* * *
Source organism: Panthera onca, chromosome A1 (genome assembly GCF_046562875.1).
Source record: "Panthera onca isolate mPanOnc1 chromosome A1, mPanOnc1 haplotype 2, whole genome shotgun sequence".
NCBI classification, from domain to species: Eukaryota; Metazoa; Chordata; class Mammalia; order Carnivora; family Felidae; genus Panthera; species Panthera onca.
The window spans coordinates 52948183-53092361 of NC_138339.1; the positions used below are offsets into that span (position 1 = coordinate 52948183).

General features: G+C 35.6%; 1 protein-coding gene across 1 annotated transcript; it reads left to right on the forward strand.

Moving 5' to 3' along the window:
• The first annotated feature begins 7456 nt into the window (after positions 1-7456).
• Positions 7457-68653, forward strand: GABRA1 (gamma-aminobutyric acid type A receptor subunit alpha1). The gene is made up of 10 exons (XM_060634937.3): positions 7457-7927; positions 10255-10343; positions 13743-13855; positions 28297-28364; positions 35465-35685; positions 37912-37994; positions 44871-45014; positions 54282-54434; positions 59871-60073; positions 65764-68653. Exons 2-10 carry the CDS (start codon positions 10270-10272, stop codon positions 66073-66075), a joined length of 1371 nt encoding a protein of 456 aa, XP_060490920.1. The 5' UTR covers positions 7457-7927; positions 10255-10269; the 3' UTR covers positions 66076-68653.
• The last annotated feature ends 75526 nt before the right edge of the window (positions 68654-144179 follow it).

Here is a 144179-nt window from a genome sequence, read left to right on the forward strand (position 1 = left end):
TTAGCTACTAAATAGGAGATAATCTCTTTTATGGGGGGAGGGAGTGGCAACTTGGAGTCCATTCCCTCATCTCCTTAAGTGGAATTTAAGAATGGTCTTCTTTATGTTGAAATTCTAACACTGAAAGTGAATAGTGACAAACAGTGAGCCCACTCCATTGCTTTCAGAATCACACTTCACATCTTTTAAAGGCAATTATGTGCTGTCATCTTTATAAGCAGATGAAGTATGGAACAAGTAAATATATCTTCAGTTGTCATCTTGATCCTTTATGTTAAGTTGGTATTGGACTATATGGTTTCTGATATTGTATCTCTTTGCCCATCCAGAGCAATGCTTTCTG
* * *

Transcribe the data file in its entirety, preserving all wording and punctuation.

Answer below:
Source organism: Panthera onca, chromosome A1 (genome assembly GCF_046562875.1).
Source record: "Panthera onca isolate mPanOnc1 chromosome A1, mPanOnc1 haplotype 2, whole genome shotgun sequence".
NCBI classification, from domain to species: Eukaryota; Metazoa; Chordata; class Mammalia; order Carnivora; family Felidae; genus Panthera; species Panthera onca.
The window spans coordinates 52948183-53092361 of NC_138339.1; the positions used below are offsets into that span (position 1 = coordinate 52948183).

General features: G+C 35.6%; 1 protein-coding gene across 1 annotated transcript; it reads left to right on the forward strand.

Moving 5' to 3' along the window:
• The first annotated feature begins 7456 nt into the window (after positions 1-7456).
• Positions 7457-68653, forward strand: GABRA1 (gamma-aminobutyric acid type A receptor subunit alpha1). The gene is made up of 10 exons (XM_060634937.3): positions 7457-7927; positions 10255-10343; positions 13743-13855; positions 28297-28364; positions 35465-35685; positions 37912-37994; positions 44871-45014; positions 54282-54434; positions 59871-60073; positions 65764-68653. Exons 2-10 carry the CDS (start codon positions 10270-10272, stop codon positions 66073-66075), a joined length of 1371 nt encoding a protein of 456 aa, XP_060490920.1. The 5' UTR covers positions 7457-7927; positions 10255-10269; the 3' UTR covers positions 66076-68653.
• The last annotated feature ends 75526 nt before the right edge of the window (positions 68654-144179 follow it).

Here is a 144179-nt window from a genome sequence, read left to right on the forward strand (position 1 = left end):
TTAGCTACTAAATAGGAGATAATCTCTTTTATGGGGGGAGGGAGTGGCAACTTGGAGTCCATTCCCTCATCTCCTTAAGTGGAATTTAAGAATGGTCTTCTTTATGTTGAAATTCTAACACTGAAAGTGAATAGTGACAAACAGTGAGCCCACTCCATTGCTTTCAGAATCACACTTCACATCTTTTAAAGGCAATTATGTGCTGTCATCTTTATAAGCAGATGAAGTATGGAACAAGTAAATATATCTTCAGTTGTCATCTTGATCCTTTATGTTAAGTTGGTATTGGACTATATGGTTTCTGATATTGTATCTCTTTGCCCATCCAGAGCAATGCTTTCTG